Background: Potential drug-drug interactions (PDDIs) in patients with cancer are common, but have not previously been quantified for oral anticancer treatment. We assessed the prevalence and seriousness of potential PDDIs among ambulatory cancer patients on oral anticancer treatment.
Methods: A search was conducted in a computer-based medication prescription system for dispensing oral anticancer drugs to outpatients in three Dutch centres. Potential drug-drug interactions were identified using electronic (Drug Interaction Fact software) and manual screening methods (peer-reviewed reports).
Results: In the 898 patients included in the study, 1359 PDDIs were identified in 426 patients (46%, 95% confidence interval (CI)=42-50%). In 143 patients (16%), a major PDDI was identified. The drug classes most frequently involved in a major PDDI were coumarins and opioids. The majority of cases concerned central nervous system interactions, PDDIs that can cause gastrointestinal toxicity and prolongation of QT intervals. In multivariate analysis, concomitant use of more drugs (odds ratio (OR)=1.66, 95% CI=1.54-1.78, P<0001) and genito-urinary cancer (OR=0.25, 95% CI=0.12-0.52, P<0001) were risk factors.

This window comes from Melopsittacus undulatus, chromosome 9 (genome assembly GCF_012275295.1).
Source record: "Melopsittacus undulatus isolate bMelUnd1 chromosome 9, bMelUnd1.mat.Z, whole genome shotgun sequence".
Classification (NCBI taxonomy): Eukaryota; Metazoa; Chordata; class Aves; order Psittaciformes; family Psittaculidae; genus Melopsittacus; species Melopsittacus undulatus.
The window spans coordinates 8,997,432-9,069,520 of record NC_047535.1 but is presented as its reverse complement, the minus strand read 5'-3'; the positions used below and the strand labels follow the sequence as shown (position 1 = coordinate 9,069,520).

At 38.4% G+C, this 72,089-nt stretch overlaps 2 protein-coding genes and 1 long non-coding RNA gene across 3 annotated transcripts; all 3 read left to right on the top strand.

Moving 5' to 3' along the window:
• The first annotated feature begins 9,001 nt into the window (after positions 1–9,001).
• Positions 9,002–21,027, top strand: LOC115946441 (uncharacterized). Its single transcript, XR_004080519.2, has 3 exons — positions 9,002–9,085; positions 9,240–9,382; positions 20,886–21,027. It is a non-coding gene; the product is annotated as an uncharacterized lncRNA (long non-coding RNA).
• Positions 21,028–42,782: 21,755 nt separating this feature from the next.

Conclusion: Potential drug-drug interactions are very common among cancer patients on oral cancer therapy. Physicians and pharmacists should be more aware of these potential interactions.